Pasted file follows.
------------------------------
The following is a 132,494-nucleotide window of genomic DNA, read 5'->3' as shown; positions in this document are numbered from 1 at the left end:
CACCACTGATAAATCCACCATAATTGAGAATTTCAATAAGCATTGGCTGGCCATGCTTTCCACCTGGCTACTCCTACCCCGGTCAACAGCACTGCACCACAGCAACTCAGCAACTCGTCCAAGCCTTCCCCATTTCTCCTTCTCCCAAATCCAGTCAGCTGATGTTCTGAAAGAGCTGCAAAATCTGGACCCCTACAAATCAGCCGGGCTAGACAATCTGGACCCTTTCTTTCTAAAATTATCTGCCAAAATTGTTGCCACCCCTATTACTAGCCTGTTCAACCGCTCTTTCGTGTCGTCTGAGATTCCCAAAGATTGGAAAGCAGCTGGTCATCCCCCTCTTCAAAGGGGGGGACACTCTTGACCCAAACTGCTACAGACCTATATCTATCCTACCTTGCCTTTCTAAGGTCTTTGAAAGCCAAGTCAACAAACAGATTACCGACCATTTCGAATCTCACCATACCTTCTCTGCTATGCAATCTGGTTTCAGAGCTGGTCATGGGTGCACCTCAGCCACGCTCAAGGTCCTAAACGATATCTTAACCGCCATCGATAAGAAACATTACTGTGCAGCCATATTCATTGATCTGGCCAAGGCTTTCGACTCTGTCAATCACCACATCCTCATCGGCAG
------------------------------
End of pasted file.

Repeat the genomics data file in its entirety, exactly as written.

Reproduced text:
The following is a 132,494-nucleotide window of genomic DNA, read 5'->3' as shown; positions in this document are numbered from 1 at the left end:
CACCACTGATAAATCCACCATAATTGAGAATTTCAATAAGCATTGGCTGGCCATGCTTTCCACCTGGCTACTCCTACCCCGGTCAACAGCACTGCACCACAGCAACTCAGCAACTCGTCCAAGCCTTCCCCATTTCTCCTTCTCCCAAATCCAGTCAGCTGATGTTCTGAAAGAGCTGCAAAATCTGGACCCCTACAAATCAGCCGGGCTAGACAATCTGGACCCTTTCTTTCTAAAATTATCTGCCAAAATTGTTGCCACCCCTATTACTAGCCTGTTCAACCGCTCTTTCGTGTCGTCTGAGATTCCCAAAGATTGGAAAGCAGCTGGTCATCCCCCTCTTCAAAGGGGGGGACACTCTTGACCCAAACTGCTACAGACCTATATCTATCCTACCTTGCCTTTCTAAGGTCTTTGAAAGCCAAGTCAACAAACAGATTACCGACCATTTCGAATCTCACCATACCTTCTCTGCTATGCAATCTGGTTTCAGAGCTGGTCATGGGTGCACCTCAGCCACGCTCAAGGTCCTAAACGATATCTTAACCGCCATCGATAAGAAACATTACTGTGCAGCCATATTCATTGATCTGGCCAAGGCTTTCGACTCTGTCAATCACCACATCCTCATCGGCAG